by Corona Fire Marshal Charlotte Herdliska 

I have a snake, or other desert animal in my yard, on my porch, in the garage.  What should I do?

Call 911 and tell them you have a snake or other desert animal in your yard, on your porch, or wherever it is.  If you can safely keep an eye on it, please do so.  When the fire department arrives, let them know where the snake is or was.  Often residents call the fire station, this is not the best way, we are not always in quarters, and if we are, it is way more difficult to get out the door after receiving a landline call. Please call 911!

My smoke detectors are chirping, or they sound an alarm, but there is no smoke. What should I do?

I don’t know why (I do, it’s a long story) but most often a smoke detector will start chirping or sounding the alarm at the most inconvenient times.  Chirping (about 1 time per minute) is the smoke detectors way of letting you know that it is time to change the battery.   A low battery will not cause the alarm to sound! (3-beeps, 3 beeps, 3 beeps….)   if your smoke detector is sounding an alarm (3 beeps-repeatedly) and there is not a fire or any smoke, then there is a problem with the detector.  If your smoke detectors are interconnected hard-wired detectors (most homes built after 1990) then you need to find the initiating alarm (the one that went off first).   Once you have found the initiating alarm – push the reset button (that’s the button you push to test) this should quite the rest of the alarms – in most cases, you will need to go around and reset the remaining alarms. Our fire department personnel will be happy to assist you with this if needed, please call 911.  What caused this?  A number of things can cause a false alarm, it is usually debris and or a teeny tiny spider or other teeny tiny critter that has gotten inside the smoke detector and as the air currents move this debris or web the ionization sensor or photoelectric sensors does its job, sensing that there are products of combustion and sound the alarm.  If your alarms are more than ten (10) years old, it is time to replace them.  If your alarms are sounding, and you are unable to quiet them, please call 911 and tell them that your alarms are sounding, department personnel will be happy to assist you with this problem – or Monday through Thursday you can call me at my office (762-9370) and together we will schedule an intervention!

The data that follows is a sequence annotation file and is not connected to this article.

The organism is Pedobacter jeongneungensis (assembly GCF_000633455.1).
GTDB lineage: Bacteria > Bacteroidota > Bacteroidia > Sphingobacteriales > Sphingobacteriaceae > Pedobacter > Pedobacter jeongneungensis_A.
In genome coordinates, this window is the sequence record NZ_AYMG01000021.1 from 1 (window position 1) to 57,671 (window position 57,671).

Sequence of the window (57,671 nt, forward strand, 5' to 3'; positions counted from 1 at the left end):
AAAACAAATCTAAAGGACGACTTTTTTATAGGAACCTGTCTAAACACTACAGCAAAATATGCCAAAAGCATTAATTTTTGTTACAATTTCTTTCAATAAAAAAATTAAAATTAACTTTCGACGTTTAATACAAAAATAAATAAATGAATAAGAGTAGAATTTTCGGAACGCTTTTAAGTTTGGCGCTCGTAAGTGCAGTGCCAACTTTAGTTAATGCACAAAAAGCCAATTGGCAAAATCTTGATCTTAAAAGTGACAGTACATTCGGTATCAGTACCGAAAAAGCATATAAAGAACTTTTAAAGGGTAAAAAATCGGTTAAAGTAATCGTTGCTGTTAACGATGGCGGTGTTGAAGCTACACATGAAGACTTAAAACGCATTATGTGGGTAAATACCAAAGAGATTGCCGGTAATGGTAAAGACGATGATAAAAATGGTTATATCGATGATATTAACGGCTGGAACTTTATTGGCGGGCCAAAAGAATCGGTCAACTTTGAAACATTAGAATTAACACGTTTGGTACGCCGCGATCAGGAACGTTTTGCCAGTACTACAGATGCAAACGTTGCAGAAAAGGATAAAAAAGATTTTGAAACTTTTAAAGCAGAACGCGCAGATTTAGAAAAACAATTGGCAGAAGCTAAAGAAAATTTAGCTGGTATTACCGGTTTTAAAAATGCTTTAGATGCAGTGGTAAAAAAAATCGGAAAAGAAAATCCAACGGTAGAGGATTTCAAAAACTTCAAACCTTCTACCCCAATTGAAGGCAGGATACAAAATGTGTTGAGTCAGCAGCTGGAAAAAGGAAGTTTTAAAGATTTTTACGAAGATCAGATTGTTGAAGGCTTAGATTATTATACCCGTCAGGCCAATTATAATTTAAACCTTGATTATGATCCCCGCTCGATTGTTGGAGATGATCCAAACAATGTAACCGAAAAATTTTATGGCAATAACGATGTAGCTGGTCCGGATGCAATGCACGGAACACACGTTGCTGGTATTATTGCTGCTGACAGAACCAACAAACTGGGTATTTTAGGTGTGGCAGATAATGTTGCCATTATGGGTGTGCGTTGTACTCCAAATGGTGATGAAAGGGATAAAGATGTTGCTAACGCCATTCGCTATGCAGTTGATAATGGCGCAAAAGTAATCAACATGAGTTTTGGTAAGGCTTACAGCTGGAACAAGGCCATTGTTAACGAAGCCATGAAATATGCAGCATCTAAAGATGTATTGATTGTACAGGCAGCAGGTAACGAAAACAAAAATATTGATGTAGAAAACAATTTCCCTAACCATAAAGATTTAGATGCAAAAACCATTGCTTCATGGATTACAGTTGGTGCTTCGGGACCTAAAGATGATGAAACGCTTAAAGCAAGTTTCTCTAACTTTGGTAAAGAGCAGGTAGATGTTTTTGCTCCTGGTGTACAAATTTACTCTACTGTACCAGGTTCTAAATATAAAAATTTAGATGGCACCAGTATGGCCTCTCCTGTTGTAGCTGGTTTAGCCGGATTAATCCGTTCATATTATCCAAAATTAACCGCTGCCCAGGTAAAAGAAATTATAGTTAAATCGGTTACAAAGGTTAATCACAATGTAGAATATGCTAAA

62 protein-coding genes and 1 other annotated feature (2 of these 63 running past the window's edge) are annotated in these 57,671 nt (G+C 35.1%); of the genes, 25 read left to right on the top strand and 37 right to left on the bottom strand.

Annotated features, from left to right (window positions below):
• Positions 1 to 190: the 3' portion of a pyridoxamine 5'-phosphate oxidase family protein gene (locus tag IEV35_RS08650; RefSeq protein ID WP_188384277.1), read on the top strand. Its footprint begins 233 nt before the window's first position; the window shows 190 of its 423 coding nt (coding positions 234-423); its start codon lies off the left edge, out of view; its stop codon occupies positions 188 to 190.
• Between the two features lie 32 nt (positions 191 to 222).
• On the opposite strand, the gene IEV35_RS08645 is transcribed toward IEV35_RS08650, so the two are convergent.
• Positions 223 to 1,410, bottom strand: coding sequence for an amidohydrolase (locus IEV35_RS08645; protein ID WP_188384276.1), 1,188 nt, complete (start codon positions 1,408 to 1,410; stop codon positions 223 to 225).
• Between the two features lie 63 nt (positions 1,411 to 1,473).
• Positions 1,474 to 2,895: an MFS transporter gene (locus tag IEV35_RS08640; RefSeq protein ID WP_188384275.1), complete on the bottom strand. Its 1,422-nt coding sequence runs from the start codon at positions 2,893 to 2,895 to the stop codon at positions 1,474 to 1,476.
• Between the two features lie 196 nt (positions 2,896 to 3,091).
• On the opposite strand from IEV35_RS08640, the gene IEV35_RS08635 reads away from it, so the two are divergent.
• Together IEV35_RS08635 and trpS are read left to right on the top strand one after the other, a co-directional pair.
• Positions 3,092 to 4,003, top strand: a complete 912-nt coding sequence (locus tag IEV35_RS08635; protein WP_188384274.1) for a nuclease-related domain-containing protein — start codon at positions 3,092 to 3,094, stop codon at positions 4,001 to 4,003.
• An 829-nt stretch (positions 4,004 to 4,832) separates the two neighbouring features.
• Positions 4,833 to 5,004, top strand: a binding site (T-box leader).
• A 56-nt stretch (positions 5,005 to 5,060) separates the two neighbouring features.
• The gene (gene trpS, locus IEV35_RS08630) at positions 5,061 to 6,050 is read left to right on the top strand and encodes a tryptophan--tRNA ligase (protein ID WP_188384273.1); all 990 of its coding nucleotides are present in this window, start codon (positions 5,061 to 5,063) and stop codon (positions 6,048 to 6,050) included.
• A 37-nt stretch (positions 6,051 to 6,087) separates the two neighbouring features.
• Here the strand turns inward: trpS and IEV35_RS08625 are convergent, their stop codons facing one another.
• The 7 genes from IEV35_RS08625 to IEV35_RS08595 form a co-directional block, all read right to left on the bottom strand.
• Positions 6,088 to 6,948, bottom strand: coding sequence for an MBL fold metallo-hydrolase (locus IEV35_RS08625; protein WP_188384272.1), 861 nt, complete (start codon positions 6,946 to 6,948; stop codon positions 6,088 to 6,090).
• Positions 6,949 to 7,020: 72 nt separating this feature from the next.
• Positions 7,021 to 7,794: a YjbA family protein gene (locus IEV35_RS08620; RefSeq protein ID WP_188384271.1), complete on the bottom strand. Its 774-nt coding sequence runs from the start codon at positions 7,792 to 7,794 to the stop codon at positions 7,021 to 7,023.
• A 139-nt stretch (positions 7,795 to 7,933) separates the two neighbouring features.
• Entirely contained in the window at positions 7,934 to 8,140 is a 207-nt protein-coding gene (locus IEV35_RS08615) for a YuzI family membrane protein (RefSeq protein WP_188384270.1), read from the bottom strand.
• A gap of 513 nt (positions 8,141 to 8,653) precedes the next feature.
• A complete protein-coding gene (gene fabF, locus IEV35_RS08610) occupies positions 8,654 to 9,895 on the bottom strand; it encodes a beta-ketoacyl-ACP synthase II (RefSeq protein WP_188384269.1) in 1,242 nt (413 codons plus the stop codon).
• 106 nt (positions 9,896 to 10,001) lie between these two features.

My carbon monoxide detector alarm is going off.  What should I do?

Get out and call 911!  This can be a very serious event.  We hear of this far too often, the alarm is going off, but you don’t smell anything, you may feel “ok” you think it is a bad detector.  It is rare that a detector goes bad, if the battery is low it will chirp once every minute or so.  If the alarm sounds you could have a life-threatening situation, please get out and call 911!

Should I buy a travel carbon monoxide detector?

Not a bad idea, most of the carbon monoxide detectors I am familiar with are about the size of your palm and can be easily placed almost anywhere.  Follow placement instructions for your detector, be sure the battery is fresh and have a safe trip.

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